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Profile photo of Mattias Kärrholm

Mattias Kärrholm


Profile photo of Mattias Kärrholm

Compact City Planning and Development : Emerging Practices and Strategies for Achieving the Goals of Sustainable Development


  • Simon Elias Bibri
  • John Krogstie
  • Mattias Kärrholm

Summary, in English

Compact city planning and development has, over the last 30 years or so, been the hegemonic response to the challenges of sustainable development. Global and local policies promote the compact city model due to the positive outcomes of its design principles and strategics as to achieving sustainable cities in terms of their environmental, economic, and social goals. The aim of this paper is to examine how the compact city model is practiced and justified in urban planning and development with respect to the three dimensions of sustainability, and whether any kind of practical progress has been made in this regard. To illuminate the phenomenon of the compact city, a descriptive case study is adopted as a qualitative research methodology where the empirical basis is mainly formed by urban plans in two Swedish cities: Gothenburg and Helsingborg, in combination with qualitative interview data, secondary data, and scientific literature. This study shows that compactness, density, diversity, mixed land use, sustainable transportation, and green space are the prevalent design principles and strategies of compact city planning and development, with the latter being contextually linked to the concept of green structure, an institutional setup under which the two Swedish cities operate. Moreover, at the core of the compact city model is the clear synergy between the underlying principles and strategies in terms of their cooperation to produce combined effects greater than the sum of their separate effects with respect to the benefits of sustainability as regards its tripartite value. Further, this study demonstrates that the compact city model as practiced by the two cities is justified by its ability to contribute to the environmental, economic, and social goals of sustainable development. However, the economic goals dominate over the environmental and social goals, notwithstanding the claim about the three dimensions of sustainability being equally important at the discursive level. Nevertheless, new planning measures are being implemented to address the relevant environmental and social issues towards balancing the three goals of sustainability and thus strengthening their influence over urban development practices.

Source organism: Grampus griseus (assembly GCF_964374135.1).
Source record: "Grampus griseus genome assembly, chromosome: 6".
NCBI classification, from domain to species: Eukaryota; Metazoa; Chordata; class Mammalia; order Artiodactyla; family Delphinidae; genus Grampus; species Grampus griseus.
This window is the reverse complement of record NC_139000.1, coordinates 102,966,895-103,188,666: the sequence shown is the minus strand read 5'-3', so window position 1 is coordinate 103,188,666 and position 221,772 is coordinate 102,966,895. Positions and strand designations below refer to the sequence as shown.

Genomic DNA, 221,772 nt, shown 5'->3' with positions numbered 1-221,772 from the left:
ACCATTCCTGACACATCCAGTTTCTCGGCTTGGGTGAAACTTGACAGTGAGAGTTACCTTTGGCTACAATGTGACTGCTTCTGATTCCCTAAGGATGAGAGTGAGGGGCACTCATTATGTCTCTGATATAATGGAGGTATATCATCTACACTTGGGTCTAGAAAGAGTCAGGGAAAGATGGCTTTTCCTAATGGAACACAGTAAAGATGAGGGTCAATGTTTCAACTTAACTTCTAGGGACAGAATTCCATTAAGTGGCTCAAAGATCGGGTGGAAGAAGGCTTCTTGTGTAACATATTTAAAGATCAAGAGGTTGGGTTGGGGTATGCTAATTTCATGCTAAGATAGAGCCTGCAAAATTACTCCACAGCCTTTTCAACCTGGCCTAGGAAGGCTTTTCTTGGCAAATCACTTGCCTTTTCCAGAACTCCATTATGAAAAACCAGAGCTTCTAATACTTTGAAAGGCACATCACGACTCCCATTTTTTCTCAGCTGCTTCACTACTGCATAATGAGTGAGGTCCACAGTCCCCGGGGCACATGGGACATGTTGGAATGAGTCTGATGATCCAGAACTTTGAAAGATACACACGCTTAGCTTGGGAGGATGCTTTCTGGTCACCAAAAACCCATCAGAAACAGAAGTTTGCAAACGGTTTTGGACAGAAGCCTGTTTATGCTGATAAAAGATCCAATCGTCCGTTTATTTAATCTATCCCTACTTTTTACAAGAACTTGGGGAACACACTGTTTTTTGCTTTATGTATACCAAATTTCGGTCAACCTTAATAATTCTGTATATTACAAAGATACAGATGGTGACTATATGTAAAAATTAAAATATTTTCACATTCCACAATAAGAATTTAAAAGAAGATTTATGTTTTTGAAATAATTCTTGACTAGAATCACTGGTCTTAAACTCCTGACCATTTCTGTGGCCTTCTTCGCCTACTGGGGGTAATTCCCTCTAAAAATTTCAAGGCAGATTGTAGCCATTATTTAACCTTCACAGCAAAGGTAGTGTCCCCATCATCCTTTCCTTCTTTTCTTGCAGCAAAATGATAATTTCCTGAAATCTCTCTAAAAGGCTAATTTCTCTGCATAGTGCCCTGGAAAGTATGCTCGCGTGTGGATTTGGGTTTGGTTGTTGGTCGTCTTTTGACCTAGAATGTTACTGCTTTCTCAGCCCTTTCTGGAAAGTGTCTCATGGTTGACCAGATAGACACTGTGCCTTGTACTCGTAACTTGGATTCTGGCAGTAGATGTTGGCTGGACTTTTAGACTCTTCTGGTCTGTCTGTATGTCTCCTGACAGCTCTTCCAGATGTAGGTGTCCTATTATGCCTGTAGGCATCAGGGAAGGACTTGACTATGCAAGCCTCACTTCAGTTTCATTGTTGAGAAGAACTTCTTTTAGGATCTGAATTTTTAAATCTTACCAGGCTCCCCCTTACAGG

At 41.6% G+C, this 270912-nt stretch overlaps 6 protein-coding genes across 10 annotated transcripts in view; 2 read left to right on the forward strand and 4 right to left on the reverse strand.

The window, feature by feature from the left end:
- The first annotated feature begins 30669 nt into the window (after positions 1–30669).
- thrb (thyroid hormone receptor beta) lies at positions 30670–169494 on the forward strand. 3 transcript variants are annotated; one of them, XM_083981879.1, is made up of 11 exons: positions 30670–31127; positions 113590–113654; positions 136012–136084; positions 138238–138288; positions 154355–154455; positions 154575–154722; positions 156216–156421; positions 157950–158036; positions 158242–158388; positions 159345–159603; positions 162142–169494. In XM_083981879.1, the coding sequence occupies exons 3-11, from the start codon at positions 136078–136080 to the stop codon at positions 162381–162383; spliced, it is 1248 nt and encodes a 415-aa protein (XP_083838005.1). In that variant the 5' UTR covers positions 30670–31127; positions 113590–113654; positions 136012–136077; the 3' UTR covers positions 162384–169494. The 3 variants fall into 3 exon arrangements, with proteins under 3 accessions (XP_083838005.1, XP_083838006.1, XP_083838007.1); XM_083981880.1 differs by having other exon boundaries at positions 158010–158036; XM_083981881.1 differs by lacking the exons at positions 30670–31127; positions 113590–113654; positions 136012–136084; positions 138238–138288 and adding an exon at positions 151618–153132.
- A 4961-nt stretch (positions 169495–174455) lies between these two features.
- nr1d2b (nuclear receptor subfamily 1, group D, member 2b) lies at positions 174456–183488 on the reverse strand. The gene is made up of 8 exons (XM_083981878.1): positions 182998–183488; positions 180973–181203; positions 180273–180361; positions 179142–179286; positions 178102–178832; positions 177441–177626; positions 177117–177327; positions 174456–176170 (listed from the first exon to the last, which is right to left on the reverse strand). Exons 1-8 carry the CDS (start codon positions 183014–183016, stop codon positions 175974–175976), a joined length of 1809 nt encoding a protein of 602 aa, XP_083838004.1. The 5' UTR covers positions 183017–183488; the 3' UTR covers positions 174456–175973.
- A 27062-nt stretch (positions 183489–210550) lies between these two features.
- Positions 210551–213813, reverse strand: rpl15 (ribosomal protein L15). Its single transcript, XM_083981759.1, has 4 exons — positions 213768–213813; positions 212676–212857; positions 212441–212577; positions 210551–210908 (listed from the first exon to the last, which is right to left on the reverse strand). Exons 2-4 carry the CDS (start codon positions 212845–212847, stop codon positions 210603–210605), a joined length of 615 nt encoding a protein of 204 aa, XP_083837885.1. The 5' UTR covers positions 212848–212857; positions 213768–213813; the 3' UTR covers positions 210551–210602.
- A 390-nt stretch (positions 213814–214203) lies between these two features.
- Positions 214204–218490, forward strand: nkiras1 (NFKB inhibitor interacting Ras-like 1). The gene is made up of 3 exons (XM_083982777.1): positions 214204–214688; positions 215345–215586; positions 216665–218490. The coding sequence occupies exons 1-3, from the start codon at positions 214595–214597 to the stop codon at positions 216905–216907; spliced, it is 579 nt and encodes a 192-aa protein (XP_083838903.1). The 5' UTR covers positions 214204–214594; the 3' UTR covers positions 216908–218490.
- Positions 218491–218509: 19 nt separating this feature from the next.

• Department of Architecture and Built Environment

Publishing year





Development in the Built Environment



Document type

Journal article




  • Architecture




  • ISSN: 2666-1659